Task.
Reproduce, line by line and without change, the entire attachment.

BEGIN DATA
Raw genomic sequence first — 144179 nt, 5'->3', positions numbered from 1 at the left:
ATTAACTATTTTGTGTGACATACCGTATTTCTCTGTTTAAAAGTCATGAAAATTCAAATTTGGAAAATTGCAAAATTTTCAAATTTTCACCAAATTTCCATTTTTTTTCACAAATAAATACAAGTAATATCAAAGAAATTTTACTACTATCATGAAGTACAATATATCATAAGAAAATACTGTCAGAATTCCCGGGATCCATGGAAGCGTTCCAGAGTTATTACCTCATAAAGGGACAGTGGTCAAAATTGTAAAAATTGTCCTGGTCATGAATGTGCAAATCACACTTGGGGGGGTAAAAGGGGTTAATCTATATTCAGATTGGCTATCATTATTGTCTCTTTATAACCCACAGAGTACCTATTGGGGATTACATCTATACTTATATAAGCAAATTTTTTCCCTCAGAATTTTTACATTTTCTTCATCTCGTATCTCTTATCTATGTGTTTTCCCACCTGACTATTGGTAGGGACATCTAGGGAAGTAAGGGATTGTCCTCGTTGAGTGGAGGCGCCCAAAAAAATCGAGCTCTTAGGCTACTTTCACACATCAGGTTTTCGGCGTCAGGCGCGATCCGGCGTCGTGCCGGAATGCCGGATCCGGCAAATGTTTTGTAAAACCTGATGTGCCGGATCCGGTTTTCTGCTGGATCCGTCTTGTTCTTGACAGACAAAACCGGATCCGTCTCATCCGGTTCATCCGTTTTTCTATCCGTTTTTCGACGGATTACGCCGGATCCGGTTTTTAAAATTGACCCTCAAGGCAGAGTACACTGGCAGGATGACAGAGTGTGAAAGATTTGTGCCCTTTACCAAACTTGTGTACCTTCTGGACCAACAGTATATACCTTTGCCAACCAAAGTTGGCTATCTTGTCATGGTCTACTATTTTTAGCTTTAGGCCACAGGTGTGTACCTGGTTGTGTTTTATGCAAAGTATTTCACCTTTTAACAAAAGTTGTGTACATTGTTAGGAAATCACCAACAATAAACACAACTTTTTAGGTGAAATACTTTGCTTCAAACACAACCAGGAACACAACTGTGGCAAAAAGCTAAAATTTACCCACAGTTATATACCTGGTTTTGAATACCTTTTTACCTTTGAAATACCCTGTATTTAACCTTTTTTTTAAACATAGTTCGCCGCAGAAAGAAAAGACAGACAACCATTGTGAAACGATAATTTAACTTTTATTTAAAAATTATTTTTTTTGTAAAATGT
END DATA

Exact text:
Raw genomic sequence first — 144179 nt, 5'->3', positions numbered from 1 at the left:
ATTAACTATTTTGTGTGACATACCGTATTTCTCTGTTTAAAAGTCATGAAAATTCAAATTTGGAAAATTGCAAAATTTTCAAATTTTCACCAAATTTCCATTTTTTTTCACAAATAAATACAAGTAATATCAAAGAAATTTTACTACTATCATGAAGTACAATATATCATAAGAAAATACTGTCAGAATTCCCGGGATCCATGGAAGCGTTCCAGAGTTATTACCTCATAAAGGGACAGTGGTCAAAATTGTAAAAATTGTCCTGGTCATGAATGTGCAAATCACACTTGGGGGGGTAAAAGGGGTTAATCTATATTCAGATTGGCTATCATTATTGTCTCTTTATAACCCACAGAGTACCTATTGGGGATTACATCTATACTTATATAAGCAAATTTTTTCCCTCAGAATTTTTACATTTTCTTCATCTCGTATCTCTTATCTATGTGTTTTCCCACCTGACTATTGGTAGGGACATCTAGGGAAGTAAGGGATTGTCCTCGTTGAGTGGAGGCGCCCAAAAAAATCGAGCTCTTAGGCTACTTTCACACATCAGGTTTTCGGCGTCAGGCGCGATCCGGCGTCGTGCCGGAATGCCGGATCCGGCAAATGTTTTGTAAAACCTGATGTGCCGGATCCGGTTTTCTGCTGGATCCGTCTTGTTCTTGACAGACAAAACCGGATCCGTCTCATCCGGTTCATCCGTTTTTCTATCCGTTTTTCGACGGATTACGCCGGATCCGGTTTTTAAAATTGACCCTCAAGGCAGAGTACACTGGCAGGATGACAGAGTGTGAAAGATTTGTGCCCTTTACCAAACTTGTGTACCTTCTGGACCAACAGTATATACCTTTGCCAACCAAAGTTGGCTATCTTGTCATGGTCTACTATTTTTAGCTTTAGGCCACAGGTGTGTACCTGGTTGTGTTTTATGCAAAGTATTTCACCTTTTAACAAAAGTTGTGTACATTGTTAGGAAATCACCAACAATAAACACAACTTTTTAGGTGAAATACTTTGCTTCAAACACAACCAGGAACACAACTGTGGCAAAAAGCTAAAATTTACCCACAGTTATATACCTGGTTTTGAATACCTTTTTACCTTTGAAATACCCTGTATTTAACCTTTTTTTTAAACATAGTTCGCCGCAGAAAGAAAAGACAGACAACCATTGTGAAACGATAATTTAACTTTTATTTAAAAATTATTTTTTTTGTAAAATGT